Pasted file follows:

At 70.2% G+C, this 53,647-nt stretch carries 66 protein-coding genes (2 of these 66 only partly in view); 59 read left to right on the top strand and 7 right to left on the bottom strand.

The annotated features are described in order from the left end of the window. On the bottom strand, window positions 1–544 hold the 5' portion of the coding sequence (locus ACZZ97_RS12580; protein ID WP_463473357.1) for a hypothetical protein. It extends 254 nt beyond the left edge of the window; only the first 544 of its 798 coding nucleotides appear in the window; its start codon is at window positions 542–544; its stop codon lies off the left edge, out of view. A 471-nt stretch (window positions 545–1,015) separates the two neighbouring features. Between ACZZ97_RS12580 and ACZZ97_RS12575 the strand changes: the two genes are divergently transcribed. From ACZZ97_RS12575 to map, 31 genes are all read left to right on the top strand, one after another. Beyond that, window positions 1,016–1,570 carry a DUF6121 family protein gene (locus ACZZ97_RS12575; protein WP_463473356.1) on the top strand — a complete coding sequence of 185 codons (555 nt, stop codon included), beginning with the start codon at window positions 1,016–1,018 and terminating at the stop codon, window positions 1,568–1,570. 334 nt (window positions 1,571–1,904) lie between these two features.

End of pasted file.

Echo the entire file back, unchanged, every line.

At 70.2% G+C, this 53,647-nt stretch carries 66 protein-coding genes (2 of these 66 only partly in view); 59 read left to right on the top strand and 7 right to left on the bottom strand.

The annotated features are described in order from the left end of the window. On the bottom strand, window positions 1–544 hold the 5' portion of the coding sequence (locus ACZZ97_RS12580; protein ID WP_463473357.1) for a hypothetical protein. It extends 254 nt beyond the left edge of the window; only the first 544 of its 798 coding nucleotides appear in the window; its start codon is at window positions 542–544; its stop codon lies off the left edge, out of view. A 471-nt stretch (window positions 545–1,015) separates the two neighbouring features. Between ACZZ97_RS12580 and ACZZ97_RS12575 the strand changes: the two genes are divergently transcribed. From ACZZ97_RS12575 to map, 31 genes are all read left to right on the top strand, one after another. Beyond that, window positions 1,016–1,570 carry a DUF6121 family protein gene (locus ACZZ97_RS12575; protein WP_463473356.1) on the top strand — a complete coding sequence of 185 codons (555 nt, stop codon included), beginning with the start codon at window positions 1,016–1,018 and terminating at the stop codon, window positions 1,568–1,570. 334 nt (window positions 1,571–1,904) lie between these two features.